Anil Prasad

From Wikipedia, the free encyclopedia
Jump to: navigation, search
Anil Prasad
Anil Prasad of Innerviews.jpg
Anil Prasad of Innerviews
Occupation Music journalist
Nationality Canadian
Period 1992-present
Genre Music interviews, Music industry analysis
Notable works Innerviews: Music Without Borders
Website
www.innerviews.org

Anil Prasad is a music journalist and music industry commentator.

Career[edit]

Prasad is the founder and editor of Innerviews, the Internet's first online music magazine, initially launched in 1994. Prasad’s writing has appeared in Guitar Player, Bass Player, Frets, JazzTimes, Relix, All About Jazz, and the Canadian Broadcasting Corporation (CBC). In addition, Innerviews content is used as part of the UCLA School of Music's course curriculum. He has conducted interviews with more than 450 musicians since 1992.

He has contributed liner notes, essays, video interviews, and release consulting to projects for record labels including Abstract Logix, Blue Note, Favored Nations, Grass-Tops, Lazy Bones Recordings, Magna Carta, Panegyric, and 7d Media, as well as artists such as Pierre Bensusan, The Crimson ProjeKCt, Pete Levin, Tony Levin, Pat Mastelotto, John McLaughlin, Marco Minnemann, Markus Reuter, Jordan Rudess, Julie Slick, Sonar, Tanya Tagaq, David Torn, Us3, Vân Ánh Võ, Alan White, Steven Wilson, and Yes.

Prasad is the author of the book Innerviews: Music Without Borders. The eBook edition achieved a #1 placement on iTunes’ Arts & Entertainment and Music charts. The book features interviews with 24 musicians, including Björk, Stanley Clarke, Ani DiFranco, Béla Fleck, Bill Laswell, John McLaughlin, Public Enemy, David Sylvian, and Tangerine Dream.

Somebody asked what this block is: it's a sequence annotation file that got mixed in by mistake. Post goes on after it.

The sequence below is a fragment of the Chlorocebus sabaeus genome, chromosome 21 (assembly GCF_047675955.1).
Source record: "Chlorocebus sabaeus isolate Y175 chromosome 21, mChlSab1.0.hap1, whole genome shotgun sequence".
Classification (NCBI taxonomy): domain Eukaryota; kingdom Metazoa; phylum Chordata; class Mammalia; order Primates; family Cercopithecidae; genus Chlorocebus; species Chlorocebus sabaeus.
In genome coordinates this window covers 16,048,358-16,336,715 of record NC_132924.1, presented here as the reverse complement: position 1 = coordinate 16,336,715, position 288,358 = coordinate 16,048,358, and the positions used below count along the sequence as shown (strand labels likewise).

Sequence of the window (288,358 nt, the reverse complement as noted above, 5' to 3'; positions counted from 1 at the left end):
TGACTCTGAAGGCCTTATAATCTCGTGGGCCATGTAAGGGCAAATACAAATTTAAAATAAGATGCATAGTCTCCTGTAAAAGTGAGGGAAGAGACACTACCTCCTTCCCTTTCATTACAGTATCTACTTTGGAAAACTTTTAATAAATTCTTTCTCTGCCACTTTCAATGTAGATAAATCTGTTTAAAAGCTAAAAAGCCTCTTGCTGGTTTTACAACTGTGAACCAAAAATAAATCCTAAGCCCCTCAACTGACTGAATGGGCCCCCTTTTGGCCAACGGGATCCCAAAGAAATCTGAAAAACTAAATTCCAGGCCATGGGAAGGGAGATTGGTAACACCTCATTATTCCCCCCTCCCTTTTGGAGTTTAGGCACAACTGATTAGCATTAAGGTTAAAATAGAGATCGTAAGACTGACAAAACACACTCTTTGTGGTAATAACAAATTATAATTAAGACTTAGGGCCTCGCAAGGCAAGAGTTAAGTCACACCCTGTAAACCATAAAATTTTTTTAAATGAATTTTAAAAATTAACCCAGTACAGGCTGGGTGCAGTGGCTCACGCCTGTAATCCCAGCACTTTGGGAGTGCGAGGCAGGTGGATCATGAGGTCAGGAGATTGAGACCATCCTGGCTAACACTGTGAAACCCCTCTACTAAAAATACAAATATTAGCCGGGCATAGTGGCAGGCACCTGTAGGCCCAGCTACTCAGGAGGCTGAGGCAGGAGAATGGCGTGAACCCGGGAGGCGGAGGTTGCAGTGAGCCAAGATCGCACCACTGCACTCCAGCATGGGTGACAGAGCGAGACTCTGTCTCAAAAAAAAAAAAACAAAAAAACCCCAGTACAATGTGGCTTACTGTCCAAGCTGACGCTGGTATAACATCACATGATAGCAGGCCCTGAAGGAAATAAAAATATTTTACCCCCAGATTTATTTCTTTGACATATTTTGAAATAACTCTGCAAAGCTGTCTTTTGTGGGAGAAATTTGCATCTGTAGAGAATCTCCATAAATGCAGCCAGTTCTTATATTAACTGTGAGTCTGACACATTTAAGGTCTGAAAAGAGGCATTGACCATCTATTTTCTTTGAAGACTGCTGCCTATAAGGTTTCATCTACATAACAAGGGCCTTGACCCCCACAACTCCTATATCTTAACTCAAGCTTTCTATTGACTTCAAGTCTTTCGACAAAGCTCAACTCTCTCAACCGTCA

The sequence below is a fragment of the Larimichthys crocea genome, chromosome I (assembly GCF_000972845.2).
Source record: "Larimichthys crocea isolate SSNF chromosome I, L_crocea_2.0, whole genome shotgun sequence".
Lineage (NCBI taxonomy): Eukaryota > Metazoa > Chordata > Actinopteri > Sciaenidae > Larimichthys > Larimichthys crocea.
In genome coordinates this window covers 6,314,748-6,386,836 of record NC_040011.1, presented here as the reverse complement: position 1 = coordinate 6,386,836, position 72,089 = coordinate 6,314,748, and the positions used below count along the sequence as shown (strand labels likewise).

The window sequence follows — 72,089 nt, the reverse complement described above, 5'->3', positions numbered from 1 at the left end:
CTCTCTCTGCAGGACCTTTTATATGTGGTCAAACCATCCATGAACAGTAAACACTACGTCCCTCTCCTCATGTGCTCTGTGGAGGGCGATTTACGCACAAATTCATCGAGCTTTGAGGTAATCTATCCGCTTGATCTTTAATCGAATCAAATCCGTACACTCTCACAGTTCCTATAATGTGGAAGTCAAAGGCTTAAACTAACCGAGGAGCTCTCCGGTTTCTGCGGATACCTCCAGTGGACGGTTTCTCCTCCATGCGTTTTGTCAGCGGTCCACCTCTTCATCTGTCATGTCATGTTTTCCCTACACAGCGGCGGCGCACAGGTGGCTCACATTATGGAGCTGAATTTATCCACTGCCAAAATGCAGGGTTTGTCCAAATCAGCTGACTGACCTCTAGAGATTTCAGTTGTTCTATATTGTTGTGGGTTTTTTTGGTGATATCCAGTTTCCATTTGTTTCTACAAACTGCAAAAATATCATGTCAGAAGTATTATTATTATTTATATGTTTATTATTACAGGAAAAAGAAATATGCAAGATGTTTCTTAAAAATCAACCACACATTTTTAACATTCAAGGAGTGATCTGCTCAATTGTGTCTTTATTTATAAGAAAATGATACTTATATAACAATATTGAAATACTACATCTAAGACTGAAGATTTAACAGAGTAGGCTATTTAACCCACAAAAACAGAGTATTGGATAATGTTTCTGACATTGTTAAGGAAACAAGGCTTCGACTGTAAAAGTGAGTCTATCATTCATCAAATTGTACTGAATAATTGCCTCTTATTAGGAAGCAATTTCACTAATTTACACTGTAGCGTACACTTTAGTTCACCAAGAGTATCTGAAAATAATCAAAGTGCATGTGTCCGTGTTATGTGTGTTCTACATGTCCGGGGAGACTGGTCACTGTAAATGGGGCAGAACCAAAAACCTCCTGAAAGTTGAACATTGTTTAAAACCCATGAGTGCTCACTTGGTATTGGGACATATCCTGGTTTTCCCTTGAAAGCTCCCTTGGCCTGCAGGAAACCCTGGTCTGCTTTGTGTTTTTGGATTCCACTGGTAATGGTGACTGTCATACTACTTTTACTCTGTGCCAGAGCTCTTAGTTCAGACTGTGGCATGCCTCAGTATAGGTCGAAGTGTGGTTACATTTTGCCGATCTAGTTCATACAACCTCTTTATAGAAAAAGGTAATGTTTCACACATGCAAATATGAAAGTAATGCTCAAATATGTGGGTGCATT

Prasad’s work has been excerpted in more than 30 music-related books, including In a Silent Way: A Portrait of Joe Zawinul by Brian Glasser, In The Court of King Crimson by Sid Smith, On Some Faraway Beach: The Life and Times of Brian Eno by David Sheppard, and So What: The Life of Miles Davis by John Szwed.

Prasad is an outspoken critic of many music industry practices, most notably Internet streaming vendor policies. He is the author of a presentation titled "The Economic Reality of Streaming for Musicians" that examines the history of streaming, the artist royalty rates involved, and their negative impact on artists' livelihoods.

Prasad has also criticized recording contracts, in particular copyright and master ownership clauses, and is an advocate of artists retaining the entirety of copyright in their own works.

He was voted one of the six most influential music journalists of all time by G.A.S. Media.

External links[edit]